Three Lost Objects: Yet Another Look Part 1 of 2 -- By: Randy C. Hillman

Journal: Chafer Theological Seminary Journal
Volume: CTSJ 07:3 (Jul 2001)
Article: Three Lost Objects: Yet Another Look Part 1 of 2
Author: Randy C. Hillman

Three Lost Objects: Yet Another Look1
Part 1 of 2

Randy C. Hillman*

[*Editor's note: Randy C. Hillman pastors Grace Bible Church in San Jose, California, after serving churches in Ohio and Arizona. He received his B.A. in Greek and Judaic Studies from the University of Arizona in Tucson and his M.A.B.S. from Talbot School of Theology. Randy’s email address is: [email protected]]


Perhaps no passage in the Gospels better summarizes Jesus’ mission to Israel than this:

I was sent only to the lost sheep of the house of Israel (Matthew 15:24; cf. John 1:11).2

Jesus Christ did not come as an isolated person in history but as the Messiah to Israel, promised and predicted for hundreds of years before. Although some Gentiles responded to Christ’s ministry (cf. Matthew 8:5–13), Jesus’ primary concern was for God’s chosen people, the Jews, and He presented Himself against the background of the Old Testament and as the fulfillment of those prophecies (cf. Matthew 5:17; Luke 24:27, 44–47; John 5:46; 12:31).3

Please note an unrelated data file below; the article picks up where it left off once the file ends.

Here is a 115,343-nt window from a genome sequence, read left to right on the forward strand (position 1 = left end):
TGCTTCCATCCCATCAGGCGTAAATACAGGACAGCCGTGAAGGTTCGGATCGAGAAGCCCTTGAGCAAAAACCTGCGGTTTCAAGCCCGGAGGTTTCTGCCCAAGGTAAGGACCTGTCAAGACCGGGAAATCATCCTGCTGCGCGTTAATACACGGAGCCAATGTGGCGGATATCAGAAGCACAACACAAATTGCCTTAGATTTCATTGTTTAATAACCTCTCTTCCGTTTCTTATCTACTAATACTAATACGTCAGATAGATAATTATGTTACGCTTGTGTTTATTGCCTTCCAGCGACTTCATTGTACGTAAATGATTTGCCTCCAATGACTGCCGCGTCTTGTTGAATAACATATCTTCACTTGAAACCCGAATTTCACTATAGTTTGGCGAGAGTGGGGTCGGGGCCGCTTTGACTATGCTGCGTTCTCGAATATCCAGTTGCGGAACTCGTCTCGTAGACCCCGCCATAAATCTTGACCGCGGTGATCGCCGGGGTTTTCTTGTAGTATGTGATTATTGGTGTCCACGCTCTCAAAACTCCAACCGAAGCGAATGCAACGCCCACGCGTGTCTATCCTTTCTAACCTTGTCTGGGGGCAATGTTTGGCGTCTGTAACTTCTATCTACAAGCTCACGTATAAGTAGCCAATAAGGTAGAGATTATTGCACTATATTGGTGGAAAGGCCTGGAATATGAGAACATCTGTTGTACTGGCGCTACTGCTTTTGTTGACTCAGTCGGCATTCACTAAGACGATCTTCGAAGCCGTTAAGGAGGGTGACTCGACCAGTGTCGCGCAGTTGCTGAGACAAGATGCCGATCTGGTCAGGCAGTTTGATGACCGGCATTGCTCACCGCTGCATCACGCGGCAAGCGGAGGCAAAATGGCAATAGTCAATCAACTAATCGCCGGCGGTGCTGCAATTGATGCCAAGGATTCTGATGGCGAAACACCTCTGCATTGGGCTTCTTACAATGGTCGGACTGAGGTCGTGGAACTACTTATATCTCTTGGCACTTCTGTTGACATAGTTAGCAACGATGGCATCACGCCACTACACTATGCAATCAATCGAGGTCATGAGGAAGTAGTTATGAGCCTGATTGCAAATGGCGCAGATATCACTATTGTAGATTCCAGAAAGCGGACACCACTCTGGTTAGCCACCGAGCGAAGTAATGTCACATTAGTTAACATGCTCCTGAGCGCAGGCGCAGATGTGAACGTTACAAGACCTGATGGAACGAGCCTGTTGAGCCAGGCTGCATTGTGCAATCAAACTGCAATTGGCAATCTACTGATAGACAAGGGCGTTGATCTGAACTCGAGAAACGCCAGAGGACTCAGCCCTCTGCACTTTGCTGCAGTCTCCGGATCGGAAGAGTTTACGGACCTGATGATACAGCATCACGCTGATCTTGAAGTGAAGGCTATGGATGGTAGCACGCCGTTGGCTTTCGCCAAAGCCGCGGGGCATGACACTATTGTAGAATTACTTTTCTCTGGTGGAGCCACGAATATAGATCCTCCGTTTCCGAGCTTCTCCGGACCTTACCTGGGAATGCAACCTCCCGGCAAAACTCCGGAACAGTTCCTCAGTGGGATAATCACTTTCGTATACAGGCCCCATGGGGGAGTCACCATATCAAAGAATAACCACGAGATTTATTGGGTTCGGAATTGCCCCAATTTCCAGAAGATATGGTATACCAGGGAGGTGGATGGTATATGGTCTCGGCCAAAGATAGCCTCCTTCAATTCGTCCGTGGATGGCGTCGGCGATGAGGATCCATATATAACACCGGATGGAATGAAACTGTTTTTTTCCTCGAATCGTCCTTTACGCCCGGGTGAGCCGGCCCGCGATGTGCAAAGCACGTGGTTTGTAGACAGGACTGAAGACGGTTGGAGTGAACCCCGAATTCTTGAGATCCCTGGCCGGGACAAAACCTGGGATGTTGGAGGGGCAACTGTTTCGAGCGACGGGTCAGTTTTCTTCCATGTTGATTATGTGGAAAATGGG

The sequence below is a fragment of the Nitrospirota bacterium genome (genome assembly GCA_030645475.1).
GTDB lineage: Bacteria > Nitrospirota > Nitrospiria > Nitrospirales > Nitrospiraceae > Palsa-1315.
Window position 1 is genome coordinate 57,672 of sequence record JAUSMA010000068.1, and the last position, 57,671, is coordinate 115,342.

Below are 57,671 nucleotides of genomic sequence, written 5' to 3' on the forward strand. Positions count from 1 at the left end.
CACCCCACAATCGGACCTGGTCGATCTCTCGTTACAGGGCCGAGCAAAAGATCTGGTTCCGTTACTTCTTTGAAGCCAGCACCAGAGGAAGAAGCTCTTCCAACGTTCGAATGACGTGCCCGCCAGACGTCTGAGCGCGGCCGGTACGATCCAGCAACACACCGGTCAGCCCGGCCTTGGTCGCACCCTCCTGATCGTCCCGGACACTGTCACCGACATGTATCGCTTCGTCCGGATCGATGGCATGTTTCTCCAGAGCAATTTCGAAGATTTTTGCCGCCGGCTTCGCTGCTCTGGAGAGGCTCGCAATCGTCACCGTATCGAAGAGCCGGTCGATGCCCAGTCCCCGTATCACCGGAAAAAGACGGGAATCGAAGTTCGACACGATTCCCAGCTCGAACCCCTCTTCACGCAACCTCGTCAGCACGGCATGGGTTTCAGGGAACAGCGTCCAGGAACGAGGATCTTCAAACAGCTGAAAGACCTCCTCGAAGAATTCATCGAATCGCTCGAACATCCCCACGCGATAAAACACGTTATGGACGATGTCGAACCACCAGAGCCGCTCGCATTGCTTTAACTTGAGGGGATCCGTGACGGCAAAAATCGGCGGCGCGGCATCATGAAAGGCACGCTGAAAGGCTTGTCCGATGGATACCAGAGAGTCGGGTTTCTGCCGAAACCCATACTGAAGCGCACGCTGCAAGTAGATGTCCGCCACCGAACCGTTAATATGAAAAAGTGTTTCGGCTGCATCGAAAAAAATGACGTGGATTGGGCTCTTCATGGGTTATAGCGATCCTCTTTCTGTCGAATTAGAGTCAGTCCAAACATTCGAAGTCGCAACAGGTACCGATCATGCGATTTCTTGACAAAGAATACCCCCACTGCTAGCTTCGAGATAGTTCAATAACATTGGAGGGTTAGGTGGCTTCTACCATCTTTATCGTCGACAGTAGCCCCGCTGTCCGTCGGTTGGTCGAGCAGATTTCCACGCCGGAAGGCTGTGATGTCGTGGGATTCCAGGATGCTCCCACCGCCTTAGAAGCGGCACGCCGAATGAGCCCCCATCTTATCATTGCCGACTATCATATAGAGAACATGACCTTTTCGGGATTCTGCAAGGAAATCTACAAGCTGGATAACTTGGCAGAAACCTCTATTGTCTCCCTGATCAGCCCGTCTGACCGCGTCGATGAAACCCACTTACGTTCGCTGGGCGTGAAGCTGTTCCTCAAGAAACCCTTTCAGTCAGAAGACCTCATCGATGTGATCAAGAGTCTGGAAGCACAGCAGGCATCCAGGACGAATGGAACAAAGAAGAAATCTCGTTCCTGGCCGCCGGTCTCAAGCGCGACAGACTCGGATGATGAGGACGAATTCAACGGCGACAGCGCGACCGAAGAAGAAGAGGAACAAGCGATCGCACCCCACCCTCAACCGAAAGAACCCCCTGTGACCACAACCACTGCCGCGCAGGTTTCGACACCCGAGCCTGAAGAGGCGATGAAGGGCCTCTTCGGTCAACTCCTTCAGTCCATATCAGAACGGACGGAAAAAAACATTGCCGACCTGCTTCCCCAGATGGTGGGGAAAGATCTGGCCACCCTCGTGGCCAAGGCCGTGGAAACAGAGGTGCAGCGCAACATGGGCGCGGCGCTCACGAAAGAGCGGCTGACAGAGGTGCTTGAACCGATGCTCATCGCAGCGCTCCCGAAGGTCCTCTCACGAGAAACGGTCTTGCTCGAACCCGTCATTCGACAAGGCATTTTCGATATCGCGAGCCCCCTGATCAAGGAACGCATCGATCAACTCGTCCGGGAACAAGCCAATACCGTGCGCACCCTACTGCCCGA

The Old Testament context is especially crucial for a full appreciation of the parables in Luke 15. Christians for centuries have much-admired these three parables in Luke 15, especially the last one about the Prodigal Son, which scholars call the “Evangelium in Evangelio, The Gospel within the Gospel.”4 Despite the admiration for these parables, they have been and continue to be a subject of debate as to their interpretation. Do they envision unbelievers or believers? How do they relate to the subject of repentance? This article will examine the Old Testament background of Jesus’ mission as seen in Luke 15 and other Synoptic passages that clarify the nature of the conflict that initiated the occasion of these parables.

Statement of the Problem

There is no shortage of interpretations for these parables. Some commentators apply them to unbelievers, others to beli...

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